“Dr. Berning, I assure you only five people outside of the testing facility are aware of Rememdium, including you. As a civilian, you will be granted the highest level of clearance: Top Secret. We’ve already performed an SSBI check on you, among others. You passed them all. The next step is for you to accept our terms.”
“SSBI check? Others? Non-military terms, please.”
“Single Scope Background Investigation. That’s all you need to know at the moment.”
“Yeah, that certainly cleared things up for me. So, accepting your terms? Exactly what does the acceptance entail? I’m guessing something along the lines of giving up my soul to the good ol’ U.S. Government? Maybe burning my fingerprints off too and providing me a code name like E?”
“I appreciate your dark sense of humor, Dr. Berning. However, this isn’t the time for jokes. What this means is you will no longer exist, at least as far as the outside world is concerned. Rememdium requires something beyond determination and devotion: personal sacrifice. Discovering the cure will forever alter humanity, though you won’t be able to revel in the glory once the discovery is made. None of us will. Our reward will be the immense satisfaction of knowing we helped eradicate addiction. Imagine a world without drug addicts! The ripple effect into other areas of society will be immense and far-reaching. Truly game-changing.”
“And if I decide not to accept the offer?”
“We already know what skills you possess, Dr. Berning. Your doctoral thesis and late-night blog posts on the subject matter caught our attention. You’re just as interested in wiping out addiction as we are—though for a different reason. You won’t.”
“I might,” Everett had countered.
The memory of Dr. Flint narrowing her sable brown eyes at Everett flashed by, making cold shivers run up his spine. How she’d stared at him from the other side of the table inside his miniscule kitchen like he was a meal about to be devoured. Dr. Flint’s jet black hair, beautiful face and dark eyes couldn’t hide the cold, distant look on her face. Her features almost seemed to harden, like alabaster drying in the hot desert sun.
When she spoke, Dr. Flint’s tone was ominous and downright terrifying. “We would simply find someone else, and assist you in the course you’ve considered taking many times, Dr. Berning. Plain and simple.”
Before the unscheduled—and certainly unexpected—visit by Dr. Flint, Everett had been a broken man. He’d lost his job as Director of Research Administration Services at Emory University after turning to alcohol to numb his pain from the accident. Everett worried he would never be able to get past the overwhelming loss of his entire family if he didn’t move, so he left Atlanta and returned home to Little Rock, Arkansas soon after their deaths.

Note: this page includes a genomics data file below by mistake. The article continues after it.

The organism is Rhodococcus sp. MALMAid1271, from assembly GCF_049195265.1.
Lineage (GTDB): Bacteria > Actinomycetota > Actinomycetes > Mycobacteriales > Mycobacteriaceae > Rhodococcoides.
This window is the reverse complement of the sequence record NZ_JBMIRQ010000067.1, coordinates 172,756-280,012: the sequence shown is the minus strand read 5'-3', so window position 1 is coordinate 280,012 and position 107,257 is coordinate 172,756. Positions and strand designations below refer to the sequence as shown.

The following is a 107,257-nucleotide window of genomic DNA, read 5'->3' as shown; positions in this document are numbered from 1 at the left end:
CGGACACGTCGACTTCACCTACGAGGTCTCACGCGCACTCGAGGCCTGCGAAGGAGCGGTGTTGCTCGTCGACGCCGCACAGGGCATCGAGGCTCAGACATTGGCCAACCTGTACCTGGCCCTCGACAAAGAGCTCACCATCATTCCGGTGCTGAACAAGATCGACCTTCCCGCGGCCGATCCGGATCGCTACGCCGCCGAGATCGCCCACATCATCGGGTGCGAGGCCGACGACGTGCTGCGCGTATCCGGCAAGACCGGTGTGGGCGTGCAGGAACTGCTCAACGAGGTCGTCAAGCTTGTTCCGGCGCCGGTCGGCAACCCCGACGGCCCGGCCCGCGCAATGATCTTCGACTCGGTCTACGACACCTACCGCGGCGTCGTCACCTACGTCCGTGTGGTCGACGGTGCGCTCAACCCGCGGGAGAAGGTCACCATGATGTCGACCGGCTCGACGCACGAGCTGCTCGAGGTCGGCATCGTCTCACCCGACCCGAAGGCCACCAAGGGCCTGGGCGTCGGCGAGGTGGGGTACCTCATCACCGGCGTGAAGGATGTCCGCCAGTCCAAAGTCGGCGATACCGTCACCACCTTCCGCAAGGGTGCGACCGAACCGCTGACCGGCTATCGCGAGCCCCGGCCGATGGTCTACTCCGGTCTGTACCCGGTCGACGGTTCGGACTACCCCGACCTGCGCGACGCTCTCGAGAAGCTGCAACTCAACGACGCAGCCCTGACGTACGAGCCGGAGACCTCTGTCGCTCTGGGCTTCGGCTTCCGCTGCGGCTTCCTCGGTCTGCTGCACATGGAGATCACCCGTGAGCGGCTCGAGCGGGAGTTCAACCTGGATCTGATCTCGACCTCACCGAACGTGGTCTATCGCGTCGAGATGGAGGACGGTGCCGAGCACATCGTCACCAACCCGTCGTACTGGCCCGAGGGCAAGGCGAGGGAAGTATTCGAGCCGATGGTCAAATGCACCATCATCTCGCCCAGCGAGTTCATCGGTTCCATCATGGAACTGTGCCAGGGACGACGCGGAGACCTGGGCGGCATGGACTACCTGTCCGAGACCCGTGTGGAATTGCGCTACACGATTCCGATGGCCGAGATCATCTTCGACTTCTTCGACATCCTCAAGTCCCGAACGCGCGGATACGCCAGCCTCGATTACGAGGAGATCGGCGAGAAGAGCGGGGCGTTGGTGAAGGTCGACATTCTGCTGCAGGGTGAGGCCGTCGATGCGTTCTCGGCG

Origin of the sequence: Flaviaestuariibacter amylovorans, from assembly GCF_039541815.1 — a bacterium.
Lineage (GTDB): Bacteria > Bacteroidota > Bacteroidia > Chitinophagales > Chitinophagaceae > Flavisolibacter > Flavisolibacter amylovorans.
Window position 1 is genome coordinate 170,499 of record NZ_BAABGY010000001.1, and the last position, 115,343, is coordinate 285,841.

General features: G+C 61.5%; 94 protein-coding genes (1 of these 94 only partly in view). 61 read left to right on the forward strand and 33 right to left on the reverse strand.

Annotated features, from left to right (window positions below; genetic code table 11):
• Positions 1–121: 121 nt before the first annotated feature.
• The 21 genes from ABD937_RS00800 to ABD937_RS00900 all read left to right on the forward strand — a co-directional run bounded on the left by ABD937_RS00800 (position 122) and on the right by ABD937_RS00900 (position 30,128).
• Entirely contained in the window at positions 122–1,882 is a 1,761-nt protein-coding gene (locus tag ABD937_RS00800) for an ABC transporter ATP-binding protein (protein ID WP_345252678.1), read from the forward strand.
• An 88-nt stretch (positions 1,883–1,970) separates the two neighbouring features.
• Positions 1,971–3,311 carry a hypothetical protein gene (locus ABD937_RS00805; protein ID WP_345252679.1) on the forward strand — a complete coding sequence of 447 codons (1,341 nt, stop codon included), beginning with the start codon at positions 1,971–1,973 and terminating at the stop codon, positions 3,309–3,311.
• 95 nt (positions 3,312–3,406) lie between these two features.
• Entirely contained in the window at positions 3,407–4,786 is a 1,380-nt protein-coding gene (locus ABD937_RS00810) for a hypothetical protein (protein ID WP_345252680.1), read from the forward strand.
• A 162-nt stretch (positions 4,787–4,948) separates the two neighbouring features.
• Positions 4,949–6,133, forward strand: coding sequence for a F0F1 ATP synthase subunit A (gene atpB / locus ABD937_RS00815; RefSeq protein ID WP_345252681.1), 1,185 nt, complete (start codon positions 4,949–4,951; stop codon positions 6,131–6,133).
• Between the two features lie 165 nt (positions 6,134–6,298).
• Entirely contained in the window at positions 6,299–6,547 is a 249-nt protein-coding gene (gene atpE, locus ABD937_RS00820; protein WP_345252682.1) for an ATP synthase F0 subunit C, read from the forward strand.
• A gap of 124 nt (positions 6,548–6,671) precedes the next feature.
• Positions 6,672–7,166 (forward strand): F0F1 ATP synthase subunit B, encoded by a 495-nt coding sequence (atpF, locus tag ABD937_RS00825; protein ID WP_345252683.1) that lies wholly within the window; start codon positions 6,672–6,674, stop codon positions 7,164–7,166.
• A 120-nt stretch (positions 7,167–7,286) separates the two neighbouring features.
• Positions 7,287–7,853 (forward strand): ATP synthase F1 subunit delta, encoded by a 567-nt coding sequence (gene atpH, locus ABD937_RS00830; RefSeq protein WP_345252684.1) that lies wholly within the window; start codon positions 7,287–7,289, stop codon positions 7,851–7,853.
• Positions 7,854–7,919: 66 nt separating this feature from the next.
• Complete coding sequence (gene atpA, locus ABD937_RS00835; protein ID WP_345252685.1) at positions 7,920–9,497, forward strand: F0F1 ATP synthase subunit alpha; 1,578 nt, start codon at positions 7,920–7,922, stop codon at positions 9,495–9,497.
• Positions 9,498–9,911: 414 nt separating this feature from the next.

He fought hard to try and recover from the loss of his wife, children, and both of his parents and in-laws a year prior, yet the sorrow overshadowed every thought.
Dr. Everett Berning’s old life ended in seconds. A driver high on methamphetamine with a blood alcohol level over 2.0, t-boned the SUV driven by his father-in-law, Bertrand. The family outing for an afternoon of shopping and bowling was over in mere seconds inside a pile of charred metal on Peachtree Avenue.
One week before Christmas.
A trip Everett begged off from because he had reports to finish before the holiday break.
After moving into the old house left to him by his grandparents, Everett filled the lonely days teaching chemistry and microbiology to students at a local technical college. It was the only job he could find after falling from academic grace. The students were more interested in posting, tweeting, sharing, and tagging shit on the Internet than learning about science. Though frustrating, Everett pushed the annoying traits of the next generation out of his daily thoughts.
With the entire group of his loved ones no longer a part of his life, Everett contemplated killing himself. Four separate times each in different ways. Every time he’d come close, something inside his mind whispered to wait. Forced his hand to remove the gun from his mouth; stopped the same hand millimeters from quivering lips before depositing a handful of sleeping pills. The hesitant voice in his mind made him pause before putting the garden hose in the exhaust pipe of his vehicle, and step on the brake pedal before going over a cliff.
The clinical side of Everett’s brain considered killing healthy tissue a waste. The emotional side craved for the last minute changes of heart to be from his deceased wife, Carol, reaching across the dimensions to stop him.
Everett’s hatred for drugs started the day his family was wiped out.